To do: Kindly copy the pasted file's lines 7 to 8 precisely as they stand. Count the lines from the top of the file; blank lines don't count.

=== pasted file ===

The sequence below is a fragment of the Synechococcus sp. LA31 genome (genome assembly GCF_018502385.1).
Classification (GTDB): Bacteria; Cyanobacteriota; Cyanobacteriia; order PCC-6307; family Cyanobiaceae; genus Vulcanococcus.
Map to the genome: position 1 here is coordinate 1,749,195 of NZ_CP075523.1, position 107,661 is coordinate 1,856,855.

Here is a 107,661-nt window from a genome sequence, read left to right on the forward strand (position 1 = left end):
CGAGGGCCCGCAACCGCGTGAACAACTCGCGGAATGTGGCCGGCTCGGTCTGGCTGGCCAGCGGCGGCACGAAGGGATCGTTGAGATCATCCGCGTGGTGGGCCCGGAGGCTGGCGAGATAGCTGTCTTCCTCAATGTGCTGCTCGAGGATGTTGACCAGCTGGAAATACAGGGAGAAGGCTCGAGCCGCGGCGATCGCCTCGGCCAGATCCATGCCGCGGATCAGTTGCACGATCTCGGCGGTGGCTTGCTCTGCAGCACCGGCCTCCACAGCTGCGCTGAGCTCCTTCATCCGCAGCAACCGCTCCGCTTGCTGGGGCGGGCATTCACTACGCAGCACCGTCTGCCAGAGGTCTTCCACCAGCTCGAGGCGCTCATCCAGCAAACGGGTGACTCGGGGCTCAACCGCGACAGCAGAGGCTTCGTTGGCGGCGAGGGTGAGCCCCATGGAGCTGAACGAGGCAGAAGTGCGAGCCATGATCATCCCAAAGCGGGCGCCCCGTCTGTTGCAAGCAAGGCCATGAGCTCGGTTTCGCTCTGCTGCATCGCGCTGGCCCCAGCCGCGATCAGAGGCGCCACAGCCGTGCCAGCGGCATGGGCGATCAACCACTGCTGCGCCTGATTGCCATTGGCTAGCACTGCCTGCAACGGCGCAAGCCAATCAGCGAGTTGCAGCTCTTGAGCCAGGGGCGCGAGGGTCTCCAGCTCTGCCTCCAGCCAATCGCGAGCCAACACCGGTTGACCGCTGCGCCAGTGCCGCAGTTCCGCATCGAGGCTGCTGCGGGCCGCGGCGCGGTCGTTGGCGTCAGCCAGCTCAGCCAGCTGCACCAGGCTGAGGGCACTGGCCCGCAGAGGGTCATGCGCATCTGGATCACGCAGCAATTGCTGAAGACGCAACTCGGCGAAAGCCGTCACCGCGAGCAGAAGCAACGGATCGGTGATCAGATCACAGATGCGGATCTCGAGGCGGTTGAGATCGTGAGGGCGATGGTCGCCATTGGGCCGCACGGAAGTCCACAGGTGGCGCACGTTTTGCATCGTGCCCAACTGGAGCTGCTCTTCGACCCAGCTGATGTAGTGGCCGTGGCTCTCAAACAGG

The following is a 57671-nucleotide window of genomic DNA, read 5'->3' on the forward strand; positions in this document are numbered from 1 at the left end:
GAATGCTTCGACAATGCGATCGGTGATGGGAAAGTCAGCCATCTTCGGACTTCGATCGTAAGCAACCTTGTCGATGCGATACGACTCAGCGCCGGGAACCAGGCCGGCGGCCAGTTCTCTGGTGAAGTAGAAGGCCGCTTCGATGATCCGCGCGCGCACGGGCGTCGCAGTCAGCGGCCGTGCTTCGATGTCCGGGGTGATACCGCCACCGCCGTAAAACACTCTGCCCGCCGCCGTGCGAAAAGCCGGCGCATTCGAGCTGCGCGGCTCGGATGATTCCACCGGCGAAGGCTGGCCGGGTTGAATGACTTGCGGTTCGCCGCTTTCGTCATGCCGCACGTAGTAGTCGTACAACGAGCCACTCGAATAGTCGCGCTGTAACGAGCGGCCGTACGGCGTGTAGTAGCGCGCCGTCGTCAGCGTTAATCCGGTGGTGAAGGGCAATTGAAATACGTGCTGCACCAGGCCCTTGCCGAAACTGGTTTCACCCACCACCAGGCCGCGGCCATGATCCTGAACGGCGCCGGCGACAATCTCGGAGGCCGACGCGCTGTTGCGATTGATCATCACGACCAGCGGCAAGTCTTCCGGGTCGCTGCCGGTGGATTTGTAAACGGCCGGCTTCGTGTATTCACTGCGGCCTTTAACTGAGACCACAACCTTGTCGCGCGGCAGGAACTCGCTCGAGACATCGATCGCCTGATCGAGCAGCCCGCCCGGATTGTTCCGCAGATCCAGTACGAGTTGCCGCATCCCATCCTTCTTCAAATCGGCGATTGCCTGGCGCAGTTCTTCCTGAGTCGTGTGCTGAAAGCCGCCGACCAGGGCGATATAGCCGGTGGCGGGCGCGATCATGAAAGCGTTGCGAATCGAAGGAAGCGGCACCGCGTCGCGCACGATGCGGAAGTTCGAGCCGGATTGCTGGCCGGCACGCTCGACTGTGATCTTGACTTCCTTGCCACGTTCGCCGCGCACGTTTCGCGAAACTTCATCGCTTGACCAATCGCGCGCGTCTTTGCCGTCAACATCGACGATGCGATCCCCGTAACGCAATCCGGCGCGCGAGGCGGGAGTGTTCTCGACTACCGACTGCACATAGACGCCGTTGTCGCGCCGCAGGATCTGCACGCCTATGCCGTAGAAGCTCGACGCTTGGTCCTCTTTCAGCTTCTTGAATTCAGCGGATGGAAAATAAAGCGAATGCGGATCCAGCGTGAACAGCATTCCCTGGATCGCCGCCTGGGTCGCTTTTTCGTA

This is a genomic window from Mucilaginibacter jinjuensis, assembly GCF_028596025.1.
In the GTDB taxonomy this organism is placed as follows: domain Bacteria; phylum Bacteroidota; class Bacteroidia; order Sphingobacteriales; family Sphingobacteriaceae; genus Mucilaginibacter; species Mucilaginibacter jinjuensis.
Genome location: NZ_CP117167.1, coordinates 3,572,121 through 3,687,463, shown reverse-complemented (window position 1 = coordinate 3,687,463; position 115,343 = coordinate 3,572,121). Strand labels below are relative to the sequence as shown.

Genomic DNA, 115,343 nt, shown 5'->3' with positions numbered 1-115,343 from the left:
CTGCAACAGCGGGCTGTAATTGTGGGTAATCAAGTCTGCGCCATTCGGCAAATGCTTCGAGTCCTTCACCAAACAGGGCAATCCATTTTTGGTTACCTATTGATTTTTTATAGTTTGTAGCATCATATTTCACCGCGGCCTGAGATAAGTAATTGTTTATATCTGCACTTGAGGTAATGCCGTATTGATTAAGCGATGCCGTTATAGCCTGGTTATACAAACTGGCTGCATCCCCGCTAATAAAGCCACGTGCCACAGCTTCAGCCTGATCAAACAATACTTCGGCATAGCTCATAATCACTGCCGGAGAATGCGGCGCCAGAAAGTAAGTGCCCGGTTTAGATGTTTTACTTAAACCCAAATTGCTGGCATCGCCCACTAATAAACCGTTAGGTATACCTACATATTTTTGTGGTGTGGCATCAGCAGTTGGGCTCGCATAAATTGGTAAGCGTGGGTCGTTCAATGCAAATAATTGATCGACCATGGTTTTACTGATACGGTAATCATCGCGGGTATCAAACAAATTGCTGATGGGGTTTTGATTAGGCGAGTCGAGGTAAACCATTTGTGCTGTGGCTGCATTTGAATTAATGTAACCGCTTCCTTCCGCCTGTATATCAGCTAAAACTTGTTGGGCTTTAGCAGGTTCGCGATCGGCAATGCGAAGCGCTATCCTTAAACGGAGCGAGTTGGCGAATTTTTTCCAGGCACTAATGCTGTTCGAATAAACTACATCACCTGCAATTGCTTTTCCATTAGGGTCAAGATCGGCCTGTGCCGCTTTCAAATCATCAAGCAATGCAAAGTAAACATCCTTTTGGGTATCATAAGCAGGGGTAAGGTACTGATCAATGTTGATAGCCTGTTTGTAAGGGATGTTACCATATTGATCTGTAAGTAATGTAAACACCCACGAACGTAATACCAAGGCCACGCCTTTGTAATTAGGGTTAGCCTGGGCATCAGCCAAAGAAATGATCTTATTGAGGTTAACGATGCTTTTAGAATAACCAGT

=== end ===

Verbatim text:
GAATGCTTCGACAATGCGATCGGTGATGGGAAAGTCAGCCATCTTCGGACTTCGATCGTAAGCAACCTTGTCGATGCGATACGACTCAGCGCCGGGAACCAGGCCGGCGGCCAGTTCTCTGGTGAAGTAGAAGGCCGCTTCGATGATCCGCGCGCGCACGGGCGTCGCAGTCAGCGGCCGTGCTTCGATGTCCGGGGTGATACCGCCACCGCCGTAAAACACTCTGCCCGCCGCCGTGCGAAAAGCCGGCGCATTCGAGCTGCGCGGCTCGGATGATTCCACCGGCGAAGGCTGGCCGGGTTGAATGACTTGCGGTTCGCCGCTTTCGTCATGCCGCACGTAGTAGTCGTACAACGAGCCACTCGAATAGTCGCGCTGTAACGAGCGGCCGTACGGCGTGTAGTAGCGCGCCGTCGTCAGCGTTAATCCGGTGGTGAAGGGCAATTGAAATACGTGCTGCACCAGGCCCTTGCCGAAACTGGTTTCACCCACCACCAGGCCGCGGCCATGATCCTGAACGGCGCCGGCGACAATCTCGGAGGCCGACGCGCTGTTGCGATTGATCATCACGACCAGCGGCAAGTCTTCCGGGTCGCTGCCGGTGGATTTGTAAACGGCCGGCTTCGTGTATTCACTGCGGCCTTTAACTGAGACCACAACCTTGTCGCGCGGCAGGAACTCGCTCGAGACATCGATCGCCTGATCGAGCAGCCCGCCCGGATTGTTCCGCAGATCCAGTACGAGTTGCCGCATCCCATCCTTCTTCAAATCGGCGATTGCCTGGCGCAGTTCTTCCTGAGTCGTGTGCTGAAAGCCGCCGACCAGGGCGATATAGCCGGTGGCGGGCGCGATCATGAAAGCGTTGCGAATCGAAGGAAGCGGCACCGCGTCGCGCACGATGCGGAAGTTCGAGCCGGATTGCTGGCCGGCACGCTCGACTGTGATCTTGACTTCCTTGCCACGTTCGCCGCGCACGTTTCGCGAAACTTCATCGCTTGACCAATCGCGCGCGTCTTTGCCGTCAACATCGACGATGCGATCCCCGTAACGCAATCCGGCGCGCGAGGCGGGAGTGTTCTCGACTACCGACTGCACATAGACGCCGTTGTCGCGCCGCAGGATCTGCACGCCTATGCCGTAGAAGCTCGACGCTTGGTCCTCTTTCAGCTTCTTGAATTCAGCGGATGGAAAATAAAGCGAATGCGGATCCAGCGTGAACAGCATTCCCTGGATCGCCGCCTGGGTCGCTTTTTCGTA

This is a genomic window from Mucilaginibacter jinjuensis, assembly GCF_028596025.1.